3   hillerbrand magsamen s homebalance  photo by hillerbrand magsamen r6ygry

The 11 artists participating in this month’s CounterCurrent arts festival come from all over: Tunisia, Lebanon, Germany and beyond. But one entry in the five-day event, hosted by the UH Cynthia Woods Mitchell Center for the Arts, is homegrown—the husband-and-wife duo of Stephan Hillerbrand and Mary Magsamen live right here in Houston, in Garden Oaks. Not only that, their house is the epicenter of their artistic endeavors.

The duo, known as Hillerbrand+Magsamen, have torn off parts of their own home, cut holes in its walls, even destroyed their sofas and other household belongings in service of their work, which explores themes of family, identity and stability.

Their only problem? If your home is your work, and vice versa, how do you show it to the public? “We struggled for a long time on how to bring [viewers] to our house. Then finally, one day—it was Mary’s idea—it hit us,” Hillerbrand notes. “Instead of trying to get them to come to our crazy house, let’s bring our crazy house to them.”

5   hillerbrand magsamen s homebalance  photo by hillerbrand magsamen ekorpc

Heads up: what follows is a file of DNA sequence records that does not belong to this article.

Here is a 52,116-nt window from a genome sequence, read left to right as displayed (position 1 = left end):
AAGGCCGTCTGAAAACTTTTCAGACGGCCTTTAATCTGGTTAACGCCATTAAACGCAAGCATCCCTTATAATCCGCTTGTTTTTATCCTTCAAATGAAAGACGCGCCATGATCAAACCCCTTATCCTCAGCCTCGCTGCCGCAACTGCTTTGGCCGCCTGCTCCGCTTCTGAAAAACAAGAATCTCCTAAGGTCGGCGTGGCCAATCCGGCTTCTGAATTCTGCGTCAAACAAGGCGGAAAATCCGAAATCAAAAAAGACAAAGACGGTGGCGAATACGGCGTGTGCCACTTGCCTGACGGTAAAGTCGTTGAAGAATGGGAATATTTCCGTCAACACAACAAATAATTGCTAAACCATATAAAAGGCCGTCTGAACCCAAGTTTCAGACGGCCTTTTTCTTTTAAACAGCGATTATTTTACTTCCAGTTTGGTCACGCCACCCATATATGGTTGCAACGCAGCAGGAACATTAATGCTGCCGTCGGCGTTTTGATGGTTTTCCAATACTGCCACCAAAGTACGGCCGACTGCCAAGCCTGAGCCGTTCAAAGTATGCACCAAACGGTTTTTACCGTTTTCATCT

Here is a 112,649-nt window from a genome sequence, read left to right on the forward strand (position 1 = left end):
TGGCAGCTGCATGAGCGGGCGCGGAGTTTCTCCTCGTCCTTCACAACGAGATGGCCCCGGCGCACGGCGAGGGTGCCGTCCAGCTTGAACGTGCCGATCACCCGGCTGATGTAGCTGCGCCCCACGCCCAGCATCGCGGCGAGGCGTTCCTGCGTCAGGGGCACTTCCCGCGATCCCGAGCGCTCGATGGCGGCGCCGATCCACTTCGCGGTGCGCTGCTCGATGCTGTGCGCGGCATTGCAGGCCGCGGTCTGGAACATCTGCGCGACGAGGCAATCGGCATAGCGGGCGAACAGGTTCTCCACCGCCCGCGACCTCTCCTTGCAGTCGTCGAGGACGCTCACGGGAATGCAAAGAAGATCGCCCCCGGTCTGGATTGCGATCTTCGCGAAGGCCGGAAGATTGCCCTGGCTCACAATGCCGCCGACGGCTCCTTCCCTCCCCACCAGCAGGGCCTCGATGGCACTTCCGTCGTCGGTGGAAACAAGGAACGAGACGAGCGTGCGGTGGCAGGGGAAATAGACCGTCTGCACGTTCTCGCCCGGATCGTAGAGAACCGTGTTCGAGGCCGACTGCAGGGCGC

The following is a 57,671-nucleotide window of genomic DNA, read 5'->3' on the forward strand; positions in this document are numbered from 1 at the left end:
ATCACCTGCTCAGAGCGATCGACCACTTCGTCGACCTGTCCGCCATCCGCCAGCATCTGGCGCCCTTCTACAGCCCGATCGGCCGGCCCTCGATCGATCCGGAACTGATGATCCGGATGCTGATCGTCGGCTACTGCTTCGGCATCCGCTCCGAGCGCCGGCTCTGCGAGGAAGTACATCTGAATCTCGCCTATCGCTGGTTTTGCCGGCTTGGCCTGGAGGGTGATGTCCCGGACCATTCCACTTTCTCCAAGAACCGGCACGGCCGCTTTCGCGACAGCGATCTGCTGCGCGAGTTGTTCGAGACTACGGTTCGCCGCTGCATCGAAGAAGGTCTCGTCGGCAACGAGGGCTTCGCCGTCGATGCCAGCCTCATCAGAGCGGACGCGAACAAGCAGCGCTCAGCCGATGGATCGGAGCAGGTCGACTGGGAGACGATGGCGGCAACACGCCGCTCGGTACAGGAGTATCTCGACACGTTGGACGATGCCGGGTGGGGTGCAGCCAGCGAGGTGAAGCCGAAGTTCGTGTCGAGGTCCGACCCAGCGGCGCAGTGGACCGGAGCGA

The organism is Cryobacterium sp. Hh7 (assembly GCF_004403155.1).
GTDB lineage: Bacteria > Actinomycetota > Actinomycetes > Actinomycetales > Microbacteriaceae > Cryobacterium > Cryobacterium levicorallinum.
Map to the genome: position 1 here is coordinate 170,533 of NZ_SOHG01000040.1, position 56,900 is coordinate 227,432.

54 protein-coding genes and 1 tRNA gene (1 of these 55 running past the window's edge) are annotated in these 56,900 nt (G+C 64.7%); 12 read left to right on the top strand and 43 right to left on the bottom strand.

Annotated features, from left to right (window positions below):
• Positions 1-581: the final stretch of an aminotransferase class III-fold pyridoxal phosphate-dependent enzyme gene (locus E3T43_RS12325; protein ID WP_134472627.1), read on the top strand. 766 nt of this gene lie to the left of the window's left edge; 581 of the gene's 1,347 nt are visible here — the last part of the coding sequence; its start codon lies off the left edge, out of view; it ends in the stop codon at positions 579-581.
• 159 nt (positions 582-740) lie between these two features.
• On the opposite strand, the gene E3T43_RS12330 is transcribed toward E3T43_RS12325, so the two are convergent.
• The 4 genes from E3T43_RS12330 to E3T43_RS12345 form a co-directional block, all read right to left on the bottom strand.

Their interactive Home Balance installation, on view as part of CounterCurrent, started with a trip to Academy, where they bought a trampoline. They then set it up in various rooms of their home and filmed themselves jumping on it with their daughter Maddie, 13, and son Emmett, 9, bumping against walls and ceilings and colliding into cabinets.

The next step? Obtaining a custom bounce house, which the duo decided to use as a canvas for screening the footage taken in their home. For the installation, gallery-goers can actually jump inside it as the images play across the walls.

“The first thing that we always think of is, ‘Don’t jump in the house, don’t jump on the bed. Don’t make a mess,’” says Hillerbrand, explaining that he and his wife use their work to challenge what’s considered acceptable. “Some people say, ‘Don’t make forts.’ You’re not supposed to jump. You’re supposed to be maintained.”

Beyond that, the installation is about the way families relate to each other, how things can get off-kilter and then right themselves. “How do we, as a family, balance ourselves? How do we, as a family, maintain some kind of connection? But also through that connection sometimes [life] becomes unstable,” Magsamen says. “How do we then get stability back? It’s about play, but it also has this other conversation about family dynamics and family struggles.”

CounterCurrent

Featuring visual art, dance and theater happenings at multiple venues, runs April 12 to 17 throughout Houston. Free, with a reservation.

Home Balance

7 to 10 p.m. April 12. MATCH-BOX 3, 3400 Main St.
7 to 9 p.m. April 14. MATCH-BOX 1, 3400 Main St.
8:30 to 10 p.m. April 15. The Houston Center for Photography.

Visit countercurrentfestival.org for information and a full schedule.

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